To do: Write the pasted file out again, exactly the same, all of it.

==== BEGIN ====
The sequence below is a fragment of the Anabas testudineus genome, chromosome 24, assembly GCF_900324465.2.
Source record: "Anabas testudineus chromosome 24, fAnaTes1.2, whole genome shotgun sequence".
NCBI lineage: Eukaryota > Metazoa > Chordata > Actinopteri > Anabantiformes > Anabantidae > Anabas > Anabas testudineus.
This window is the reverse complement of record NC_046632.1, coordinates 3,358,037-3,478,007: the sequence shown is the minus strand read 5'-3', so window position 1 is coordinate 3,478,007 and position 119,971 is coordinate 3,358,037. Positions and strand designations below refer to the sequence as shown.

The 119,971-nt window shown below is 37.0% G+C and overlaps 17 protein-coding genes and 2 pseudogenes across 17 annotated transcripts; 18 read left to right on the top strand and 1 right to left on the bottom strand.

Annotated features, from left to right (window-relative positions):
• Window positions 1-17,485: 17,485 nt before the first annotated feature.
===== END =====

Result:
The sequence below is a fragment of the Anabas testudineus genome, chromosome 24, assembly GCF_900324465.2.
Source record: "Anabas testudineus chromosome 24, fAnaTes1.2, whole genome shotgun sequence".
NCBI lineage: Eukaryota > Metazoa > Chordata > Actinopteri > Anabantiformes > Anabantidae > Anabas > Anabas testudineus.
This window is the reverse complement of record NC_046632.1, coordinates 3,358,037-3,478,007: the sequence shown is the minus strand read 5'-3', so window position 1 is coordinate 3,478,007 and position 119,971 is coordinate 3,358,037. Positions and strand designations below refer to the sequence as shown.

The 119,971-nt window shown below is 37.0% G+C and overlaps 17 protein-coding genes and 2 pseudogenes across 17 annotated transcripts; 18 read left to right on the top strand and 1 right to left on the bottom strand.

Annotated features, from left to right (window-relative positions):
• Window positions 1-17,485: 17,485 nt before the first annotated feature.